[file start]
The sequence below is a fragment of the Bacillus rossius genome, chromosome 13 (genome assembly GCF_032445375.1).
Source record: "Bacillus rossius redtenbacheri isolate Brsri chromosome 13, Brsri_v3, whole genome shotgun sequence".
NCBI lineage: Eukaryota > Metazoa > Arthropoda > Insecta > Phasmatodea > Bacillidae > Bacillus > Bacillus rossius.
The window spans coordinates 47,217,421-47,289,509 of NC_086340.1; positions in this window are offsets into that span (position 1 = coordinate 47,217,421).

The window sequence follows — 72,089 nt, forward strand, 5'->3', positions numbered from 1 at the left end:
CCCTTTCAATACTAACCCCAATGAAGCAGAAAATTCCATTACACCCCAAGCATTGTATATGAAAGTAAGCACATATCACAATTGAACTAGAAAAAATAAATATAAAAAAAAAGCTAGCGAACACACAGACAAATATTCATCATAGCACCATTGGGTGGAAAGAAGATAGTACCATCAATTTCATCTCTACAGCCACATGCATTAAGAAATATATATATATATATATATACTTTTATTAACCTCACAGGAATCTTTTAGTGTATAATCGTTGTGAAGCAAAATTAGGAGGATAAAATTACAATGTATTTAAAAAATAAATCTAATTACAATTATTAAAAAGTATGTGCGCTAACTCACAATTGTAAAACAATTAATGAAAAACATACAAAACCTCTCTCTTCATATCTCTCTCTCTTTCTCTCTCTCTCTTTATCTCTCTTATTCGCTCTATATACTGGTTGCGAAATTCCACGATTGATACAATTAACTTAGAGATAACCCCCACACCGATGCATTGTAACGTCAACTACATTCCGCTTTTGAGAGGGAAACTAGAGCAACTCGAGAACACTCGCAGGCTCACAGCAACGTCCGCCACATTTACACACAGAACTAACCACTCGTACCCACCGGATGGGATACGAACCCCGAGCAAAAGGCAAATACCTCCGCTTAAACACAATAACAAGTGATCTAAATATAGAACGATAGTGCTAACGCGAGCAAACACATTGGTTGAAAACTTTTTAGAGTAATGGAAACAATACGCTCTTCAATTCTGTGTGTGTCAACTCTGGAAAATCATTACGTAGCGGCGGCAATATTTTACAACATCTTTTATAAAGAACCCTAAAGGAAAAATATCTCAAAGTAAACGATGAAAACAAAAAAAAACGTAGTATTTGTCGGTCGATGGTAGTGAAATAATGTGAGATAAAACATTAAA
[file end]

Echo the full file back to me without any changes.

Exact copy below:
The sequence below is a fragment of the Bacillus rossius genome, chromosome 13 (genome assembly GCF_032445375.1).
Source record: "Bacillus rossius redtenbacheri isolate Brsri chromosome 13, Brsri_v3, whole genome shotgun sequence".
NCBI lineage: Eukaryota > Metazoa > Arthropoda > Insecta > Phasmatodea > Bacillidae > Bacillus > Bacillus rossius.
The window spans coordinates 47,217,421-47,289,509 of NC_086340.1; positions in this window are offsets into that span (position 1 = coordinate 47,217,421).

The window sequence follows — 72,089 nt, forward strand, 5'->3', positions numbered from 1 at the left end:
CCCTTTCAATACTAACCCCAATGAAGCAGAAAATTCCATTACACCCCAAGCATTGTATATGAAAGTAAGCACATATCACAATTGAACTAGAAAAAATAAATATAAAAAAAAAGCTAGCGAACACACAGACAAATATTCATCATAGCACCATTGGGTGGAAAGAAGATAGTACCATCAATTTCATCTCTACAGCCACATGCATTAAGAAATATATATATATATATATATACTTTTATTAACCTCACAGGAATCTTTTAGTGTATAATCGTTGTGAAGCAAAATTAGGAGGATAAAATTACAATGTATTTAAAAAATAAATCTAATTACAATTATTAAAAAGTATGTGCGCTAACTCACAATTGTAAAACAATTAATGAAAAACATACAAAACCTCTCTCTTCATATCTCTCTCTCTTTCTCTCTCTCTCTTTATCTCTCTTATTCGCTCTATATACTGGTTGCGAAATTCCACGATTGATACAATTAACTTAGAGATAACCCCCACACCGATGCATTGTAACGTCAACTACATTCCGCTTTTGAGAGGGAAACTAGAGCAACTCGAGAACACTCGCAGGCTCACAGCAACGTCCGCCACATTTACACACAGAACTAACCACTCGTACCCACCGGATGGGATACGAACCCCGAGCAAAAGGCAAATACCTCCGCTTAAACACAATAACAAGTGATCTAAATATAGAACGATAGTGCTAACGCGAGCAAACACATTGGTTGAAAACTTTTTAGAGTAATGGAAACAATACGCTCTTCAATTCTGTGTGTGTCAACTCTGGAAAATCATTACGTAGCGGCGGCAATATTTTACAACATCTTTTATAAAGAACCCTAAAGGAAAAATATCTCAAAGTAAACGATGAAAACAAAAAAAAACGTAGTATTTGTCGGTCGATGGTAGTGAAATAATGTGAGATAAAACATTAAA